Model always predicts tensors of 0 values


I’m trying to solve a classification problem with 2 classes for a biomedical application using images.
After reading a lot in this forum I’ve seen one option is using BCEWithLogitsLoss and one single output neuron. I have class imbalance, so I am using pos_weight parameter, although I don’t know if correctly.
I have some questions…

  1. Using Adam optimizer is a good idea? Or should I use SGD?
optimizer_ft = optim.Adam(params_to_update, hparams['learning_rate'])

num_positives = torch.tensor(sum(labels == 1), dtype=float)  #  250
num_negatives = torch.tensor(len(labels) - num_positives, dtype=float)  #  604
pos_weight = (num_negatives / num_positives) # around 2.4

criterion = nn.BCEWithLogitsLoss(pos_weight=pos_weight).to(get_device())

This is my train function:
2) Is it correct?

 for epoch in range(num_epochs):
        print('Epoch {}/{}'.format(epoch + 1, num_epochs))
        print('-' * 10)

        for phase in ['train', 'val']:
            if phase == 'train':

            running_loss = 0.0
            running_corrects = 0

            for inputs, labels_raw, _, _ in dataloaders[phase]:
                inputs = inputs.float()
                labels = labels_raw.float()

                inputs =
                labels =


                with torch.set_grad_enabled(phase == 'train'):
                    outputs = model(inputs)
                    loss = criterion(outputs, labels.unsqueeze(1))
                    _, preds = torch.max(outputs, dim=1)

                    if phase == 'train':

                running_loss += loss.item() * inputs.size(0)
                running_corrects += torch.sum(preds == torch.argmax(labels)).item()

            epoch_loss = running_loss / len(dataloaders[phase].dataset)
            epoch_acc = running_corrects / len(dataloaders[phase].dataset)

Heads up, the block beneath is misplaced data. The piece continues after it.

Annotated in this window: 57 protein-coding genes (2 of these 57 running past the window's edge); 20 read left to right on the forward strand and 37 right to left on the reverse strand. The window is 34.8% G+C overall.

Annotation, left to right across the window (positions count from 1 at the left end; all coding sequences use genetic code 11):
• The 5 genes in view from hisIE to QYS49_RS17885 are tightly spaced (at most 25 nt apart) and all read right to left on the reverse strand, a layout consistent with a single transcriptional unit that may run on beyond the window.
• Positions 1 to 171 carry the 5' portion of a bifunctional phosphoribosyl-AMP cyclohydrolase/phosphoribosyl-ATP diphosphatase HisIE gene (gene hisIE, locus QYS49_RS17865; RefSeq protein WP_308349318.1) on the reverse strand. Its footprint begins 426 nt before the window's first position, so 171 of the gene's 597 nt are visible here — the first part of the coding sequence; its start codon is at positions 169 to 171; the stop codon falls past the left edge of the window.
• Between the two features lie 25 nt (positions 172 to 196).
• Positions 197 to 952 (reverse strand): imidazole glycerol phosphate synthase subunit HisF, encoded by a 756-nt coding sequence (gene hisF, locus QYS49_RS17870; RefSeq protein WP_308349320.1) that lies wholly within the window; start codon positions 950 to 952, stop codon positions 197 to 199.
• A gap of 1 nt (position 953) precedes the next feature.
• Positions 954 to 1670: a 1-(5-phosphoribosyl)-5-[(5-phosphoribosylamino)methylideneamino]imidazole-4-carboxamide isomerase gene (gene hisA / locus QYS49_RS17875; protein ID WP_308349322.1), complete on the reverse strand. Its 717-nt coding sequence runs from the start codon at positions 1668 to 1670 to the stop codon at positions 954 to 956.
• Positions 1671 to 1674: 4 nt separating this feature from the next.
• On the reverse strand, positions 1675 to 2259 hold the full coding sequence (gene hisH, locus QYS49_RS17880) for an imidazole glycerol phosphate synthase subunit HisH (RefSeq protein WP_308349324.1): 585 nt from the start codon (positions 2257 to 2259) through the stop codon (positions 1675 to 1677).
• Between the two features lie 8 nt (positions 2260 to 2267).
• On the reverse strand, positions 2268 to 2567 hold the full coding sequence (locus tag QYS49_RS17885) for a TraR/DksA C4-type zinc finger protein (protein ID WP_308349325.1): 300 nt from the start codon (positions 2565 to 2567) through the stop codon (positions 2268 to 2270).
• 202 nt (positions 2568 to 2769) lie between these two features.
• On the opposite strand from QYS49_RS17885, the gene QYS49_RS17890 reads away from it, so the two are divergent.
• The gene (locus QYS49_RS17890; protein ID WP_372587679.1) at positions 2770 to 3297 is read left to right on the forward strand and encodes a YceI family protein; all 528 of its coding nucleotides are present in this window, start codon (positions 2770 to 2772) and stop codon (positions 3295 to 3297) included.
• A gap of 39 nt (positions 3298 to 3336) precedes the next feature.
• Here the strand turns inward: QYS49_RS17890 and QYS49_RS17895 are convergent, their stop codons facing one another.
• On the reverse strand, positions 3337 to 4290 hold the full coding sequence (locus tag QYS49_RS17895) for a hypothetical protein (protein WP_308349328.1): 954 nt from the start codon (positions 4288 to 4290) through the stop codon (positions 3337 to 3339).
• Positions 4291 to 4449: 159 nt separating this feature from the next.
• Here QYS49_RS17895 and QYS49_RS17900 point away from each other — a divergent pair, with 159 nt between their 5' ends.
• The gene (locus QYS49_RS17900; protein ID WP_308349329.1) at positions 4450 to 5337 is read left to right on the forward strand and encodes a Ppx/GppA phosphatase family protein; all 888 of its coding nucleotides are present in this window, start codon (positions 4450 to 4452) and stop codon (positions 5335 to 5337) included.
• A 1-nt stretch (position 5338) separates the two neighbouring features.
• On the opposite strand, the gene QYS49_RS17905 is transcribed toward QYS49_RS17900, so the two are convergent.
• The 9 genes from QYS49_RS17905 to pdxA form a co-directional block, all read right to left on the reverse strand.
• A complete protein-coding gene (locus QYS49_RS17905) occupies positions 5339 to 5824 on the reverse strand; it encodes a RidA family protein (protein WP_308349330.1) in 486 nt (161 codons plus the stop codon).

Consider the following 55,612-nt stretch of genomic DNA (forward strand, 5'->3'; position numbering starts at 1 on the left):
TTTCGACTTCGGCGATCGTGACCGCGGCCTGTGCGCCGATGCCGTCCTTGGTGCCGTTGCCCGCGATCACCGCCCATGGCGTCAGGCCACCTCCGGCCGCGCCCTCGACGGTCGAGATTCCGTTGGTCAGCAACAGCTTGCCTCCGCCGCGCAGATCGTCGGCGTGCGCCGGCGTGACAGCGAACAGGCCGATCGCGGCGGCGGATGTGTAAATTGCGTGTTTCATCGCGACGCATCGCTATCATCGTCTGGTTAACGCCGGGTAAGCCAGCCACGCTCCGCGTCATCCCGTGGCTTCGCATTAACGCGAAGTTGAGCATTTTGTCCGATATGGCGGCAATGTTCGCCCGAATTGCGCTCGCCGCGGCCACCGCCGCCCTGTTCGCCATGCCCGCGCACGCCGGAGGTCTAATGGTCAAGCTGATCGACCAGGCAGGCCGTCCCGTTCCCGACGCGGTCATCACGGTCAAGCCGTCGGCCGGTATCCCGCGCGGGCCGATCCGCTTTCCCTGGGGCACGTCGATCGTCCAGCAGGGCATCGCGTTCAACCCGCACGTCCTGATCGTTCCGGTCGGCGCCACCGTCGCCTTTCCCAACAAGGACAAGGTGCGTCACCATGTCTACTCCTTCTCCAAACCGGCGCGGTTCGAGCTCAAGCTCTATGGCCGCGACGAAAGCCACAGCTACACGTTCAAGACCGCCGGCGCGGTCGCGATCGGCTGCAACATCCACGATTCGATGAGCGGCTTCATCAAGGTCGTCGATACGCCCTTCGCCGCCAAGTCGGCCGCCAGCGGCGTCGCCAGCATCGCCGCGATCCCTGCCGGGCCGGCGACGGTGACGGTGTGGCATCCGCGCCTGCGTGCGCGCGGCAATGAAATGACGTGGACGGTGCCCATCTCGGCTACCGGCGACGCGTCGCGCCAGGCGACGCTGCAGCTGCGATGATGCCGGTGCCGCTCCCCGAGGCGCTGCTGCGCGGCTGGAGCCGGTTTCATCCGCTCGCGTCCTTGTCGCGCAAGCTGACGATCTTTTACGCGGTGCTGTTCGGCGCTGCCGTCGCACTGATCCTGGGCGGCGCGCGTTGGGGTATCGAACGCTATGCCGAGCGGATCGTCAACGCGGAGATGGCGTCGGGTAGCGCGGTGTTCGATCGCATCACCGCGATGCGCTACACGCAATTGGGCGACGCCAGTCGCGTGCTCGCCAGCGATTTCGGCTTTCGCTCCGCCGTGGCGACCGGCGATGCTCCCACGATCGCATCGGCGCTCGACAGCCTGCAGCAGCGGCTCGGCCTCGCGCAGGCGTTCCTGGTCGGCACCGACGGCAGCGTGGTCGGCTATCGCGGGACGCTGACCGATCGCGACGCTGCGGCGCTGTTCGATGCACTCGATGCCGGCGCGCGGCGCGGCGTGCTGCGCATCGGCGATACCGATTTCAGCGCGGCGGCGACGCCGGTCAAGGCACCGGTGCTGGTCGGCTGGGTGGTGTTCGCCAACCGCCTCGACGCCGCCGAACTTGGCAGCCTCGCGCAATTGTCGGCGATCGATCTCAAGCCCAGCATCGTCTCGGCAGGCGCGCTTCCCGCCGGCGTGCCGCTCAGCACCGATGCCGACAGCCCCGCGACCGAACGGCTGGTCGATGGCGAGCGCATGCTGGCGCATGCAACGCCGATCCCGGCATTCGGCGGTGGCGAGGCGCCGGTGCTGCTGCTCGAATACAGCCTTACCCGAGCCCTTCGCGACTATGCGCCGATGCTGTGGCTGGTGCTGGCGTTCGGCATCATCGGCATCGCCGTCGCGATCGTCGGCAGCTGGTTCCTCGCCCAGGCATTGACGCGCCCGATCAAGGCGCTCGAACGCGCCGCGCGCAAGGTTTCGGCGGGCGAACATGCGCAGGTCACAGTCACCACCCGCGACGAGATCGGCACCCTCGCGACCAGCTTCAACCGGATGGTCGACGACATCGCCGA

if phase == 'val' and epoch_acc > best_acc:
                best_acc = epoch_acc
                best_model_wts = copy.deepcopy(model.state_dict())
            if phase == 'val':

            if phase == 'train':

            print('{} loss: {:.4f}, Acc: {:.4f}'.format(phase, epoch_loss, epoch_acc))

This are always my predictions:

tensor([0, 0, 0, 0, 0, 0, 0, 0], device='cuda:0')

This is a sample target for one batch of 8:

tensor([0., 0., 0., 1., 0., 0., 0., 1.], dtype=torch.float64)

There is definitely something wrong with my code but I am unable to find it. Some help will be appreciated.

I am also normalizing my images computing mean and std of the whole dataset for each channel and then normalizing each data split.
3) Should I normalize the validation/test split with the same parameters?


Hi Nil!

With one single output neuron (if I understand correctly what you mean), the
last dimension of your outputs will have size 1, e.g., outputs would have a
shape of something like [nBatch, 1].

Your problem (assuming that your “predictions” is your preds) is that
_, preds = torch.max(outputs, dim=1) will always return 0 because